A Different Kind of Raja & Eid Celebration
Bhubaneswar is still waiting for a respite from the grueling heat. Monsoon has still not hit the city, this year. And the Raja festival fell during a hot and humid week. However, excited townsfolk beat the heat celebrating at restaurants, fairs, Ekamra Haat, and other event venues.
three-day festival where young women take a break from household work to play games and enjoy some time off.
A slightly different kind of celebration, coinciding with Raja and Eid, was the two days long Craft Conversation held on 16th and 17th June at Kala Bhumi – Odisha Crafts Museum. It introduced the city to the rich craft traditions of Orissa, familiarized participants to the layout of Kala Bhumi, avenues to get involved with the museum, as well as a heads-up for upcoming events.
First Round of Craft Conversations (Day 1 Experiences)
First, on agenda was an engaging hour of Crafts Stories told by Sujit Mahapatra and Jitu Misra from Bakul Foundation. Sujit started the session with some interesting questions about the influences of Islam and Hinduism (especially, Jagannath worship) on the crafts of the state. It was followed by Jitu’s talk that took the audience through the history of the oldest craft form – pottery. The talk focused on the Tulasi Chauras of Orissa made from terracotta, which is shaped like miniature temples. The only other place with similar structures is in Goa, where the temples for Tulsi plants are much more colorful.
There were two workshops on day one, a palm leaf etching workshop led by artist Dijabara Das and the other was a Ganjifa workshop led by artist Gangadhar Maharana. There were all-day pottery workshops, sculptures and traditional jewelry on display, some lovely children’s books illustrated through various crafts from the world over in the library. OTDC had set up a food stall with Oriya staples, including the much-favored Poda Pitha. (Poda Pitha is baked fermented rice, black gram, grated coconut, and jaggery. The baking is typically done overnight; the slightly browned crust, which gives it the name, is a wonderfully crispy texture. It is typically prepared during Raja.)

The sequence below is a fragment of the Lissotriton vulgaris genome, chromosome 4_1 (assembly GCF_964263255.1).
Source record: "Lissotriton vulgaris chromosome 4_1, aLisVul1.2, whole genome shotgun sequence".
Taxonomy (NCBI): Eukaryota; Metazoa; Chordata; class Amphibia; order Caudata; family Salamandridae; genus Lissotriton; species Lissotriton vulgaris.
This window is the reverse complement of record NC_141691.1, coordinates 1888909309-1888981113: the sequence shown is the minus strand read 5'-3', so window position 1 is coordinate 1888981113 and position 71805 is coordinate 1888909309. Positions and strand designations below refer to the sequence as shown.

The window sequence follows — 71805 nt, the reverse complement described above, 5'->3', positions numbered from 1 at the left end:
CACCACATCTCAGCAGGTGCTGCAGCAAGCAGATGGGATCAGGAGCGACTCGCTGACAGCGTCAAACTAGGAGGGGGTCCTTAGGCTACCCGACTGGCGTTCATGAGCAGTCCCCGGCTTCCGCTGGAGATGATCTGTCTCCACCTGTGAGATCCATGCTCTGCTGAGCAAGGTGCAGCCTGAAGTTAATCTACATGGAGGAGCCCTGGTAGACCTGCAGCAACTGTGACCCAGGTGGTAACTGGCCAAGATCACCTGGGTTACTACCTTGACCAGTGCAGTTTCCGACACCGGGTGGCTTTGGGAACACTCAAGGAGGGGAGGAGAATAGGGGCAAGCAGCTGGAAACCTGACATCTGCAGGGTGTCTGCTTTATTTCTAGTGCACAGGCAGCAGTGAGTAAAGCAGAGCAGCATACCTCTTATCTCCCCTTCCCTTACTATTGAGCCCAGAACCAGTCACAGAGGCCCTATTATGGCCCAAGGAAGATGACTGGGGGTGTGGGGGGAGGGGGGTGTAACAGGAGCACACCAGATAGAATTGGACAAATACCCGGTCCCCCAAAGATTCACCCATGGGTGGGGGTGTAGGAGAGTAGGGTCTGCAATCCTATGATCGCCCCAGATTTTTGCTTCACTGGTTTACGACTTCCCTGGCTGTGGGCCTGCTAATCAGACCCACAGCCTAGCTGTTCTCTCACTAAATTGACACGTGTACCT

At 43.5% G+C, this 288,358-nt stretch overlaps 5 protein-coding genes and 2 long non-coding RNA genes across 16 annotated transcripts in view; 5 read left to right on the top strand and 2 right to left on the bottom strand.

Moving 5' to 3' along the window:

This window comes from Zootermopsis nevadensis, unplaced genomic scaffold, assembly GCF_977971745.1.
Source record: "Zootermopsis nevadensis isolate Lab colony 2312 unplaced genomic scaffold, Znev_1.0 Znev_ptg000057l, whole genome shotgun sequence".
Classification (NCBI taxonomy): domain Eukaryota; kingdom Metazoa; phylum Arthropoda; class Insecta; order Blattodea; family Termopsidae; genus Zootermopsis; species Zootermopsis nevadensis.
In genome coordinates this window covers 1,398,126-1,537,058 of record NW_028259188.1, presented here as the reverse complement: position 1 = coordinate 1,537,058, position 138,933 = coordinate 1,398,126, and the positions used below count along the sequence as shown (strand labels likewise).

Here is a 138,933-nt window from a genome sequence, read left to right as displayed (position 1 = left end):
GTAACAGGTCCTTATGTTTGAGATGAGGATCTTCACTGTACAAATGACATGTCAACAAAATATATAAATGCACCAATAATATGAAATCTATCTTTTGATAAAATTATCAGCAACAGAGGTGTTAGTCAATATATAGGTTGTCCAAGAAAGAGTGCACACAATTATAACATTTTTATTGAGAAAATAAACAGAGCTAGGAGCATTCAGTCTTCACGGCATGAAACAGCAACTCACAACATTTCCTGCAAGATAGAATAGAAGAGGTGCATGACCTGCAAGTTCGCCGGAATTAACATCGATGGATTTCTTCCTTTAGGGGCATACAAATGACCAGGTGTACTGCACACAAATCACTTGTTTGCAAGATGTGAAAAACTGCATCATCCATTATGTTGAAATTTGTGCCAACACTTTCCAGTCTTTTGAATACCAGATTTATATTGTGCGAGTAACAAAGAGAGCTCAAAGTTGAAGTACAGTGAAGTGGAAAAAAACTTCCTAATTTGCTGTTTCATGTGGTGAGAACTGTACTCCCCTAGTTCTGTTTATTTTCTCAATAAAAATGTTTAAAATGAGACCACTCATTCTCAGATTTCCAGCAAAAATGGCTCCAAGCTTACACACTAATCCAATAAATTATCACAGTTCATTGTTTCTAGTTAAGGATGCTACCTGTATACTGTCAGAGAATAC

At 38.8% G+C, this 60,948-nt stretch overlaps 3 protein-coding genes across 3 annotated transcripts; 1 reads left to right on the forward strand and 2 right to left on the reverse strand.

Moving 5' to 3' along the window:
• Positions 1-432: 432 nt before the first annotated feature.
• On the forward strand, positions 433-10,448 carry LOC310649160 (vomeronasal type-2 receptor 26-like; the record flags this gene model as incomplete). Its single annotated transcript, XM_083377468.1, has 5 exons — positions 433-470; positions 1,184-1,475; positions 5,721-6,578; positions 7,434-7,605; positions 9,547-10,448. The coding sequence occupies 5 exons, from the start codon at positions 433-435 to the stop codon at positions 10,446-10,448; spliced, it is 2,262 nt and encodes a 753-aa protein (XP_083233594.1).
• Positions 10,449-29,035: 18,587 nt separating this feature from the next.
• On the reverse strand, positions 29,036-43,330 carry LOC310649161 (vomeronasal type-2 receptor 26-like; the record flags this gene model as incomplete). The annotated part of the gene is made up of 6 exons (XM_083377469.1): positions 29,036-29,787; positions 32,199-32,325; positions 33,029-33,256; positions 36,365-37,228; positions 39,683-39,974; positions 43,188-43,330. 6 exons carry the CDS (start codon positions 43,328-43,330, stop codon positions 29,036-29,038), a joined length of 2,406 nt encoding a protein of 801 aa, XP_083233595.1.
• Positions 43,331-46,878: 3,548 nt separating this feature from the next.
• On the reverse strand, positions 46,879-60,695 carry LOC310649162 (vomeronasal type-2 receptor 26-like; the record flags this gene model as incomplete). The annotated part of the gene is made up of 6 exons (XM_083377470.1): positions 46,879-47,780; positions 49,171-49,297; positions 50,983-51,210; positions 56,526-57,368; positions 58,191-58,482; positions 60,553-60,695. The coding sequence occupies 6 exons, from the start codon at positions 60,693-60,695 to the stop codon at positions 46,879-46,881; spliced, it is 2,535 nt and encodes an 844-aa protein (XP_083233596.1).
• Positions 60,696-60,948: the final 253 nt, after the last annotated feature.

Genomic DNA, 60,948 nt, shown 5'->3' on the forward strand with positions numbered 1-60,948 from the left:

Another attraction of the day was the Museum Walk, led by Saneeya Singh and Jitu Misra. The hour-long talk provided a basic introduction to the various crafts on display at the museum. A great follow-up event on day 2 was the Saree Talk held in the handloom section of the museum. I missed the talk; however, I wish it was recorded and made available for viewing. Saneeya mentioned that the museum plans to have the guided walk every Sunday at 3.30 pm as well as in-depth craft discussions, museum talks, and longer workshops in the future. So craft-lovers of Bhubaneswar must follow Kala Bhumi on social media to stay informed of these upcoming events.
The evening turned melodious with an open-air flute and tabla performance beside a small pond, on a stone platform.
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